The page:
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Summary:

In an interesting turn of events, Yahoo! (who, along with 32 other companies, is about to get picked on by a Congressional committee over their customization and privacy policies) has announced that anyone who wants to enhance their privacy on the Yahoo! network will soon be […]

In an interesting turn of events, Yahoo! (who, along with 32 other companies, is about to get picked on by a Congressional committee over their customization and privacy policies) has announced that anyone who wants to enhance their privacy on the Yahoo! network will soon be able to do so. They couch this in terms of “opting out of customized advertising” but the effect is the same: Yahoo! will stop sharing so much of your details with advertisers who are anxious to target you.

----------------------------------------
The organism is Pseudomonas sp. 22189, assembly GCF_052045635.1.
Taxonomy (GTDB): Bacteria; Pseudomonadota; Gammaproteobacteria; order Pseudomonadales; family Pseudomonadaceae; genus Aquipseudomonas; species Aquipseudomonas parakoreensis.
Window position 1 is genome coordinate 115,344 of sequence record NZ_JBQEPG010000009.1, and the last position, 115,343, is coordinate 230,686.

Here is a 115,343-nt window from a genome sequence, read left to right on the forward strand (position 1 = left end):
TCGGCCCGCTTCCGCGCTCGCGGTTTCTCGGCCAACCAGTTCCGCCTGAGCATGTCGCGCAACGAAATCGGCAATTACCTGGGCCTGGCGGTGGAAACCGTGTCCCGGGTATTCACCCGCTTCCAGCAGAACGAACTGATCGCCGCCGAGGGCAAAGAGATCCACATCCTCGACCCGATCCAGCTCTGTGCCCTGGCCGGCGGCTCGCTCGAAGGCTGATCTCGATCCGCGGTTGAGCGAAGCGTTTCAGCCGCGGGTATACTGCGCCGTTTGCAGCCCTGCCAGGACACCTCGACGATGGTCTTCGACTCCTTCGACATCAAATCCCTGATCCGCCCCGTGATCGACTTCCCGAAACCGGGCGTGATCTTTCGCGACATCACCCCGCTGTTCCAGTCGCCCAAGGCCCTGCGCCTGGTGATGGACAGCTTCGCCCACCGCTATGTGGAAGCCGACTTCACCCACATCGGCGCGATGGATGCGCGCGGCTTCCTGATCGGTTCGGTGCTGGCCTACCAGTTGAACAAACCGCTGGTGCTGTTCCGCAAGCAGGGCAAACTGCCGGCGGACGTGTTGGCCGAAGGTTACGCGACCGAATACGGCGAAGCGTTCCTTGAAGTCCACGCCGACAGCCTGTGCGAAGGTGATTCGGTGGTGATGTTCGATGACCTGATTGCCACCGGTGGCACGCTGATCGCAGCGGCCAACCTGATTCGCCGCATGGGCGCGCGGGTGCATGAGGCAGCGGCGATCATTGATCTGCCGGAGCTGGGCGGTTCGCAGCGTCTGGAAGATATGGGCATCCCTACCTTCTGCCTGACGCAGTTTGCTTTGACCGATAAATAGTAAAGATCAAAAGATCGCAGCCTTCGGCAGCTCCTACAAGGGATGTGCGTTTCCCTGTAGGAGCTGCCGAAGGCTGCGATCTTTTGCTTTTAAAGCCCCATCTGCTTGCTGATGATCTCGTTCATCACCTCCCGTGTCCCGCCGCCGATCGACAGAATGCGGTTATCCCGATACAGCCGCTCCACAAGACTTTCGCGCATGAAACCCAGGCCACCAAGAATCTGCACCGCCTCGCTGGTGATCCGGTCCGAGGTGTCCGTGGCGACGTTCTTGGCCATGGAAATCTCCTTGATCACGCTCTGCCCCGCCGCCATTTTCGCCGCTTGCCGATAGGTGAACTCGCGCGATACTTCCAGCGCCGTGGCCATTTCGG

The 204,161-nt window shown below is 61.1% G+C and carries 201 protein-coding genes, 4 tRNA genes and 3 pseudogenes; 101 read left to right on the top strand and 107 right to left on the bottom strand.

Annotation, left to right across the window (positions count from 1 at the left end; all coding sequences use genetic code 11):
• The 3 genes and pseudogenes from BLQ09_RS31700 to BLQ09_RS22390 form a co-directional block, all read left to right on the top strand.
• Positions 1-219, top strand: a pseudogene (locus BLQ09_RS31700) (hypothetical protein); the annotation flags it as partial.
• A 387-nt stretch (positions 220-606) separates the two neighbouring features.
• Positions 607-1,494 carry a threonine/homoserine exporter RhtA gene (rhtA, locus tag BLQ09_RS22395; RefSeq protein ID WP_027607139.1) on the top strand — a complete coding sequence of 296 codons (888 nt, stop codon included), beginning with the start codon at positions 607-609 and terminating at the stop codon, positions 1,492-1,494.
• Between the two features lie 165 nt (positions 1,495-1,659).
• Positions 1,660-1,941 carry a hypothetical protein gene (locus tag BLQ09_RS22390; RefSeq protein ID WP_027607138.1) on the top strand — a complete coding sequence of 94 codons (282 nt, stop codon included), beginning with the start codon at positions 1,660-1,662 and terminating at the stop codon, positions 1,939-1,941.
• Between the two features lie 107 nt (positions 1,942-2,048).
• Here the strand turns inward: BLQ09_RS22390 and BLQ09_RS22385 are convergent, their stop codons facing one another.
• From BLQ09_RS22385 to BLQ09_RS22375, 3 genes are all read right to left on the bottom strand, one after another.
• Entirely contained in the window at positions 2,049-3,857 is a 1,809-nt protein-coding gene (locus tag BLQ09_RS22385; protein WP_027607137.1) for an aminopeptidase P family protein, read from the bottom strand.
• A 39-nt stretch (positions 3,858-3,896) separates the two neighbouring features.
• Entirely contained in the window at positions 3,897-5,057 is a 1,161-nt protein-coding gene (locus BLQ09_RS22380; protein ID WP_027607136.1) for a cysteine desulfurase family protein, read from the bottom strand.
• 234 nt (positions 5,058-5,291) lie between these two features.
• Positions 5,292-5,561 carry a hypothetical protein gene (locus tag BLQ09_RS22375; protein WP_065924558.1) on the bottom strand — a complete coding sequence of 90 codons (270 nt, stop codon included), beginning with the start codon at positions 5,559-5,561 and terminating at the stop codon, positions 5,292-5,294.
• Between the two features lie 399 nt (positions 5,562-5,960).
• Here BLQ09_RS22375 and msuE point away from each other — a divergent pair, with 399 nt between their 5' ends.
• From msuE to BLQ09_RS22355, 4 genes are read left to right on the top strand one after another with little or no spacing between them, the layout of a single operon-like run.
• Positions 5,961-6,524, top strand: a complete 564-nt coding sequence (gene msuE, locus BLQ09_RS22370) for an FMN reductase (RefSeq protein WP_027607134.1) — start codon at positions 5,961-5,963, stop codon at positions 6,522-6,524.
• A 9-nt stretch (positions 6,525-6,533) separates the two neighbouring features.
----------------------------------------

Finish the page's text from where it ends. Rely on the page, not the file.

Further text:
While the new option is likely to delight web workers (and others) who value their privacy online, I have to wonder what drove the announcement. Is Yahoo! just running scared of Congress, or is this an implicit admission that targeted advertising doesn’t bring in enough money to be worth selling, because it really doesn’t work? And if the belief in targeted ads is cracking, what’s going to fuel the continued livelihood of those of us out on the Web 2.0 end of things?

  1. It’s important to put the brakes on now and then when it comes to privacy issues on the web. Too many web users (and web professionals) accept invasions of privacy such as targeted advertising as a given. As web policy evolves so quickly, I’m glad that policymakers are questioning norms and asking for reports like this from major players. Even if nothing comes of it, the discussion is healthy.

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  2. Sometimes fear really is the key

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